Apart from the involuntary subsidy provided by NOC and the indirect subsidy provided by the Government, direct subsidies have been recently introduced for the renewable energy sector under the Subsidy Policy for Renewable Energy 2069 BS (2012 AD) to support the development of micro and pico hydropower projects. Other than this, no direct subsidies exist.These subsidies are generally provided to producers by the government or donor agencies to ease financial burdens in production or operational processes in the form of grants, loans and concessions. While indirect subsidies by the government have been focused on the petroleum sector, subsidies from donor agencies are more focused on the hydroelectricity generation sector.
While there are no provisions for pre-tax subsidies for the energy sector in Nepal, given the price regulation by the GoN on the sale of petroleum products, consumers are recipients to an involuntary subsidy, of which NOC generally bears the cost. The post-tax subsidy in Nepal for petroleum products however is generally lower than that in other countries. This is due to the negligible negative ramifications to the environment, as most of the petroleum products are imported and processing and refining of crude oil takes place elsewhere.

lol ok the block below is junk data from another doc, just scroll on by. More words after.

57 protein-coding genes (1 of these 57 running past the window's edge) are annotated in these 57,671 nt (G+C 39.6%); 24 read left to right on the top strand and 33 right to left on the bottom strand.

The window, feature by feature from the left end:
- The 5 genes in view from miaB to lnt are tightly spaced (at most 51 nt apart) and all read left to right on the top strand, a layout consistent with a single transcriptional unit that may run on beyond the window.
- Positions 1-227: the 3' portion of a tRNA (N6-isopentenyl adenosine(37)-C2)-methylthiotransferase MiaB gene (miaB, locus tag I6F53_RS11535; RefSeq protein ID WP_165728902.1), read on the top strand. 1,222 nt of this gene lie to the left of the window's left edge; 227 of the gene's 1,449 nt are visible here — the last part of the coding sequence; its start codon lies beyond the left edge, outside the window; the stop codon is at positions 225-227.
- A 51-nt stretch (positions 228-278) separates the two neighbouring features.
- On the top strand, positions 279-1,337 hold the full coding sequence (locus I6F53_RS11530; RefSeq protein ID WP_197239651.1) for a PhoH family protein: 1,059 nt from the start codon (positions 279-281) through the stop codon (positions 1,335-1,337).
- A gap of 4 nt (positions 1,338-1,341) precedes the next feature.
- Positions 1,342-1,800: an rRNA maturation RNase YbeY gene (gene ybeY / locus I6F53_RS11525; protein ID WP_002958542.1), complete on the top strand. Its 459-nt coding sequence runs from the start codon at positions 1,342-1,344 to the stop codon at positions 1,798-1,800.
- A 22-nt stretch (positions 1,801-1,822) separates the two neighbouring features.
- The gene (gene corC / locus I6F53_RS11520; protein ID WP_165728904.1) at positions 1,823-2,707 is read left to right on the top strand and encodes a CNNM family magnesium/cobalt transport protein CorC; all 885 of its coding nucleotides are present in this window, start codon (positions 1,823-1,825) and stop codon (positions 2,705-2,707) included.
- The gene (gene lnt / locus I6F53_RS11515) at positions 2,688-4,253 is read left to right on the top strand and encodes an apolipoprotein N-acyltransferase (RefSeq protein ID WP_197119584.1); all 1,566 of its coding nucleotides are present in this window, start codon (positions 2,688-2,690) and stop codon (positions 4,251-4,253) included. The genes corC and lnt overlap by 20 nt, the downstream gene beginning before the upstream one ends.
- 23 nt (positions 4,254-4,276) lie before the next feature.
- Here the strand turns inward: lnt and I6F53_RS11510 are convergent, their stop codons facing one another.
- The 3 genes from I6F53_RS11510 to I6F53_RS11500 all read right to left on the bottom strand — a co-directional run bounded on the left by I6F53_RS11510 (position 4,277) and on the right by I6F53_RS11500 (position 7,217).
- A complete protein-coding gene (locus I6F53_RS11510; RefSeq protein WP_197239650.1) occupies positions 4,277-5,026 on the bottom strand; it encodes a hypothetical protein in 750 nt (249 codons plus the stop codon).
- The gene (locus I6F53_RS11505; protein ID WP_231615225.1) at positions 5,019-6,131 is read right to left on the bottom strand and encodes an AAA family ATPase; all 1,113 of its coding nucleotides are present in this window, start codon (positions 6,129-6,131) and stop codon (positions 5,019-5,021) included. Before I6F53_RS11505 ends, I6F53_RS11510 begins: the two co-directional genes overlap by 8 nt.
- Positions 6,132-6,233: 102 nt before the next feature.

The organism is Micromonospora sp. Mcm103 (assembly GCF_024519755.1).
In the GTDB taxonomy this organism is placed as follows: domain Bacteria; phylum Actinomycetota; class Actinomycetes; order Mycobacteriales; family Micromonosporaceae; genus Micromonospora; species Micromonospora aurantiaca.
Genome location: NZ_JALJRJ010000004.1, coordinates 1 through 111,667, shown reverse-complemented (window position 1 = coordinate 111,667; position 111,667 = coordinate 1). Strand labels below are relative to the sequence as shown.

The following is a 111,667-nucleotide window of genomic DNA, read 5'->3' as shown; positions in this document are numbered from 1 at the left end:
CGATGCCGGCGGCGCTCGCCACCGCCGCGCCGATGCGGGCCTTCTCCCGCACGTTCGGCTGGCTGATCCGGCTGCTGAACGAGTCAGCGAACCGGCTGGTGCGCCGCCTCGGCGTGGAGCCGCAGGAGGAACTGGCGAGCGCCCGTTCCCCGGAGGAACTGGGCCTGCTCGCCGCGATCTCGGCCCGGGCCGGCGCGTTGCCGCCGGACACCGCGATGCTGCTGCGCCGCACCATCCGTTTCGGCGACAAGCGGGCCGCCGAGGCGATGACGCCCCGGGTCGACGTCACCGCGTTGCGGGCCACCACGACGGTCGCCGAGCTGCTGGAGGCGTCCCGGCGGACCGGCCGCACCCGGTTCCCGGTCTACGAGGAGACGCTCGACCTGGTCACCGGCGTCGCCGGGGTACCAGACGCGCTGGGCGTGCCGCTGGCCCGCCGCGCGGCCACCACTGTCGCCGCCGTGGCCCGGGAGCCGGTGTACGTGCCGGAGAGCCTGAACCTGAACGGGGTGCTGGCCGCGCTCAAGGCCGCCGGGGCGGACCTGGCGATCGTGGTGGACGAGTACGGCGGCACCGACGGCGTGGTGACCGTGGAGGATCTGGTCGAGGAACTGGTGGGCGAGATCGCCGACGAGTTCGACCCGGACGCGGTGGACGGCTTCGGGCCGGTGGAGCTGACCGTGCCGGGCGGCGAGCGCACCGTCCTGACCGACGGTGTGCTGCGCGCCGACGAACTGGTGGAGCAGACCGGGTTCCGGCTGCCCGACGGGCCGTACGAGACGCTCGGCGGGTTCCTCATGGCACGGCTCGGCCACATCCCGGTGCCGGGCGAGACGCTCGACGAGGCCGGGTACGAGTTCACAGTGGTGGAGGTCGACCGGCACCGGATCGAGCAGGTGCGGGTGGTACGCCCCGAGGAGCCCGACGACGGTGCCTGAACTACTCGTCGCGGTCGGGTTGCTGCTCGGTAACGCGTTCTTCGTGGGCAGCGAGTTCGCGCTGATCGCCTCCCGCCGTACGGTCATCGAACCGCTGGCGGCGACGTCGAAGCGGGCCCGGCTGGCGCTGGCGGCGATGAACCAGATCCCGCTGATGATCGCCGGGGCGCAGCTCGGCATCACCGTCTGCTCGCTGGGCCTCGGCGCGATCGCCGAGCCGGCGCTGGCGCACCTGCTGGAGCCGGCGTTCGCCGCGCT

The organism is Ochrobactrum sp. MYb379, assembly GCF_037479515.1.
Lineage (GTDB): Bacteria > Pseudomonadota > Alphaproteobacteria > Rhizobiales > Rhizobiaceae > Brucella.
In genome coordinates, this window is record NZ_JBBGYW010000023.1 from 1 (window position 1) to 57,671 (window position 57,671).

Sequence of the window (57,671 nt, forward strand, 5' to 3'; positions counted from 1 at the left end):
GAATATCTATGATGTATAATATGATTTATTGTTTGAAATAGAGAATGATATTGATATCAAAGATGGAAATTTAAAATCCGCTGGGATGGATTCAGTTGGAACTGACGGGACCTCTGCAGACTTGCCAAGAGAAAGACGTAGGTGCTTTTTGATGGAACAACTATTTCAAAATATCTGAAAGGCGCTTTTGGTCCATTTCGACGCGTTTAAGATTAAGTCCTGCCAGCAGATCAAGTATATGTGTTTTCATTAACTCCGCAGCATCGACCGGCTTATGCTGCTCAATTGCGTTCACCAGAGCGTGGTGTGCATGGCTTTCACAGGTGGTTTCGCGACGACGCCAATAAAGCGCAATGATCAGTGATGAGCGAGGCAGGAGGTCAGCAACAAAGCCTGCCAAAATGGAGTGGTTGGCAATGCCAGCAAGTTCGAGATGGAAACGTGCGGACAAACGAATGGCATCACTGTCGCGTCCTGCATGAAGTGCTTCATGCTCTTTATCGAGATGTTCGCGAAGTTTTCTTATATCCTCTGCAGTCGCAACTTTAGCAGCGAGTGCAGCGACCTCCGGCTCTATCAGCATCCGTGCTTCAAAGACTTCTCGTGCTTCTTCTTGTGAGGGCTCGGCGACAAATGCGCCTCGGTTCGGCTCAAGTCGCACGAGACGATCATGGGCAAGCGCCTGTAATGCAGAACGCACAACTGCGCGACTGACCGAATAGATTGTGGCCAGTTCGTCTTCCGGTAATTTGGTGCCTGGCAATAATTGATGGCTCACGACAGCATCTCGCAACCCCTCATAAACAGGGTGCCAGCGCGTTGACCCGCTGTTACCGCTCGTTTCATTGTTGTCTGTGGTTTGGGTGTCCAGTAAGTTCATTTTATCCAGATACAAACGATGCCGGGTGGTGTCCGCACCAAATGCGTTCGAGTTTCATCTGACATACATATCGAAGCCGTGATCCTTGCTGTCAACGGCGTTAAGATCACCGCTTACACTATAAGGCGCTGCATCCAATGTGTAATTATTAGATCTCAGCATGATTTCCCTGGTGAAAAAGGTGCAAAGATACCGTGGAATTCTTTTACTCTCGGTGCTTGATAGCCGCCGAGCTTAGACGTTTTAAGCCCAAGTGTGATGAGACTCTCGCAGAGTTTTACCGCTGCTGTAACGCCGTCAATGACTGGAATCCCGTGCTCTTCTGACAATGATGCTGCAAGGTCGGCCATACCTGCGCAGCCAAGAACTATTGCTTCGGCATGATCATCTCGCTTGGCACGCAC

Given the increased dependence on petroleum products, scaling up of energy generating capacities through investment in the sector is essential particularly during the dry seasons which is when Nepal faces its most severe energy crisis. Currently, the key recipients of government investment have been NEA and the Alternative Energy Promotion (AEPC) for renewable energy. A total of NPR 1.09 billion was allocated for investments in the energy in the FY 2068-69.